Category: 2020, Stewardship Investment Report

Title:“How can I keep from singing?”

Spiritual continuity in a time of crisis

The spiritual heart of Georgetown University continues to beat loud and true, even as the world suffers from a devastating health crisis. “Mission & Ministry has been the one place students, faculty, and staff could fall back on, to remind them that they are not alone and there is a home for them,” said Father Mark Bosco, S.J., vice president for Mission & Ministry.

The motto of “We Are One Georgetown” echoes across a virtual landscape of Zoom, Facebook Live, and YouTube—powerful technologies that have helped to maintain unity despite physical distance from the Hilltop. Thanks to ongoing donor support and dedicated campus partners, Mission & Ministry was able to adjust to a virtual way of life quickly, transferring live offerings to online programs. Among the many initiatives that were launched, video messages from Campus Ministry chaplains (watch below) provided comfort and inspiration to faculty, students, staff, alumni, and parents.

rachel gardner

Online programming in 2020

Catholic Ministry

Dahlgren Chapel was already wired and prepared to move to a livestream audience when the pandemic caused closures on campus. People tuned in to watch the Catholic Mass from their apartments, homes, and assisted living facilities around the United States and abroad (Spain, Peru, Mexico, Singapore, just to name a few). Over 22,000 people watched the traditional Easter Mass. Families separated by the pandemic across time zones were able to participate in the same moment, while other families watched together, with little ones and grandparents gathered around the screen — generations of Hoyas united in worship. Other highlights from Catholic ministry included the St. Joseph Novena, the Baccalaureate Mass, the Feast of St. Ignatius of Loyola, and the Mass of the Holy Spirit.

Jewish Ministry

Rabbi Rachel Gartner, Director for Jewish Life, held a Passover Seder over Zoom with a PDF version of the Haggadah, A Night Of Questions. She also participated in the Conversations with Chaplains by offering a post-Passover reflection on the Exodus in light of the coronavirus. And Higher Holy Days: A Hybrid High Holy Day Happening allowed the Jewish community to celebrate Rosh Hashanah and Yom Kippur with prayer, reflection, and learning.

Muslim Ministry

Imam Yayha Hendi, Director of Muslim Life, launched a YouTube channel to stream services every Friday for members of the Muslim community. During the month of Ramadan, he led a series of video messages and published a guide to Ramadan for the Muslim Life community to help those who were celebrating the holy month in isolation.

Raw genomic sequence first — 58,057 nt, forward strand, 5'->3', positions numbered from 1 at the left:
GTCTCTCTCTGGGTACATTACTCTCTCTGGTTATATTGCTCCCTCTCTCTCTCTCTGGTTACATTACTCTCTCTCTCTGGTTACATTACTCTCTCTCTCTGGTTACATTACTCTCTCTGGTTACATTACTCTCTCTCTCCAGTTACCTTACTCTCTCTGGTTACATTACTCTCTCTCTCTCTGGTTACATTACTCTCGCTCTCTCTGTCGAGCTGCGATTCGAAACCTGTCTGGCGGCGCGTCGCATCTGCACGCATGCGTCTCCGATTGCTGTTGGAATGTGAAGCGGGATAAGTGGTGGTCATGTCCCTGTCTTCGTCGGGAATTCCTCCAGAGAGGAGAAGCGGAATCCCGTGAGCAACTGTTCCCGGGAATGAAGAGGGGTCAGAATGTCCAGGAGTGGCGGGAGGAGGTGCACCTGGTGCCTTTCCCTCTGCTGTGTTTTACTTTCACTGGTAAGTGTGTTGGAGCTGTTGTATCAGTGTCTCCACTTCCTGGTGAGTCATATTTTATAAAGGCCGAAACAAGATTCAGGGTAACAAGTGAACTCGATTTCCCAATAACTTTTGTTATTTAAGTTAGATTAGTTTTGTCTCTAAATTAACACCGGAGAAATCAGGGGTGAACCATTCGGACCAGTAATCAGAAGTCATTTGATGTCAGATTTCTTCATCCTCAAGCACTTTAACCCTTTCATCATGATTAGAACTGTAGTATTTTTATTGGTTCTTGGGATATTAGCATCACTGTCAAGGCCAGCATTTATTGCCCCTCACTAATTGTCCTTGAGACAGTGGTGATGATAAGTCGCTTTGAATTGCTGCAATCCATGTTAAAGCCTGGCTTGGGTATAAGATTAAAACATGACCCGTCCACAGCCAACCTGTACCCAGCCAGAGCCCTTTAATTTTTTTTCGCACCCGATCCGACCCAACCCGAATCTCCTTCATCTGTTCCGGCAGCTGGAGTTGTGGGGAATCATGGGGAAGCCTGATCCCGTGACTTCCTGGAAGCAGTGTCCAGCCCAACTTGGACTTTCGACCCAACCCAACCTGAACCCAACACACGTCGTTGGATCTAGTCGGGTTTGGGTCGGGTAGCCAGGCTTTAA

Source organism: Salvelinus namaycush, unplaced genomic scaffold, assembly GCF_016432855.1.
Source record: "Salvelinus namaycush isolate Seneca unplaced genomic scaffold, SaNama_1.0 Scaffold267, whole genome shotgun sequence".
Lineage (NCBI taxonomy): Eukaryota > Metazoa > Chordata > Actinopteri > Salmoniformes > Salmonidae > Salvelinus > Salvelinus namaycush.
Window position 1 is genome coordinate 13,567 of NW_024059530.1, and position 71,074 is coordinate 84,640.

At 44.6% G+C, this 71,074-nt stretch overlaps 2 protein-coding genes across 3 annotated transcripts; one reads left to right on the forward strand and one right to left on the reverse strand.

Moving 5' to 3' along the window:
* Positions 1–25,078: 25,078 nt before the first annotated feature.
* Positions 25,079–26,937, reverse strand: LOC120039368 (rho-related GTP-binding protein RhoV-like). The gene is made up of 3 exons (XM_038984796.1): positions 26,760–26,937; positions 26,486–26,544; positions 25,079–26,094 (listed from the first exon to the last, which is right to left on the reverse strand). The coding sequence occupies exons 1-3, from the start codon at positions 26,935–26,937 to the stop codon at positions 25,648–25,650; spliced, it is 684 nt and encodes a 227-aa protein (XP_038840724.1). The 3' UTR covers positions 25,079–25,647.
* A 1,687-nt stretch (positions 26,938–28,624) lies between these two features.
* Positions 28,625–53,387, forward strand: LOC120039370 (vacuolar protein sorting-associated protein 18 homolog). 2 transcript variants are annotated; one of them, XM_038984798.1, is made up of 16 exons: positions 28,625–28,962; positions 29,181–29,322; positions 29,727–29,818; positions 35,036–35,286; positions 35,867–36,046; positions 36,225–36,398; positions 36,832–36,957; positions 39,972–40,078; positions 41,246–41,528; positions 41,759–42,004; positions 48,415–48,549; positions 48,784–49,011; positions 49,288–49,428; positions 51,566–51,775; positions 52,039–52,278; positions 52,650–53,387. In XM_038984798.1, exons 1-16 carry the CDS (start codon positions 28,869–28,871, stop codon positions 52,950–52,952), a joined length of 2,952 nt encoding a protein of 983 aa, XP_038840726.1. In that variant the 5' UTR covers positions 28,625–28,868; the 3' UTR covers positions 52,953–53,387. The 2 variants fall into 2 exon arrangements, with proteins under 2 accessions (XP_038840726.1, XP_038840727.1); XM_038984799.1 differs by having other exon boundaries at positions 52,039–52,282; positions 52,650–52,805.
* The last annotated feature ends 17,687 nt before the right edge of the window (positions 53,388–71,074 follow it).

Orthodox Christian Ministry

The renovations of Copley Crypt Chapel are complete and the new icons have been installed. V. Rev. David Pratt, director of Orthodox Christian Chaplaincy, explained the significance of the icons in his Campus Ministry blog post.

Interfaith initiatives

Georgetown united as a community for the Interfaith Prayer for Lament, Healing, and Justice. The event was organized to help students process and respond to this specific moment in our history, with the world grappling with racism and its effects. Rev. Ebony Grisom, interim director of Protestant Christian Ministry, offered a powerful reflection.

To hold the community of Lebanon in prayer after the explosion in Beirut, an Arabic prayer of understanding between Muslims and Christians was set to music and performed at a Mass. Assalāmu ‘alayki (Peace be upon You) begins at 52:40.

Some of the most moving and creative events during the pandemic were virtual choir performances that merged voices and videos to triumphantly announce the joy of our spiritual connection with God and with others, including “How Can I Keep From Singing,” arranged by Taylor Davis and “These Alone Are Enough” (watch below).

spiritual continuity collage of faces

Commitment to student spiritual well-being

Throughout the last six months, pastoral care appointments were available for students to receive mentoring and guidance from chaplains. The chaplains continued working during the summer to support students and provide reflections for the entire university community. In addition, resident ministers continued to be a resource for students, offering spiritual guidance and a listening ear to those who needed it.

Prayer and reflection has helped many Georgetown community members during these challenging times, as evidenced by the sheer volume of people logging into Campus Ministry activities and setting up pastoral care appointments. Mission & Ministry has been able to console and accompany people from all walks of life, and will continue to do so for years to come. Your support means that we will be a stronger community when we are able to return to the Hilltop.

Read more on this topic in A Call to Hope, a conversation with Julia Farr (C’88), executive director of the Georgetown University Alumni Association in the fall 2020 issue of Georgetown Magazine.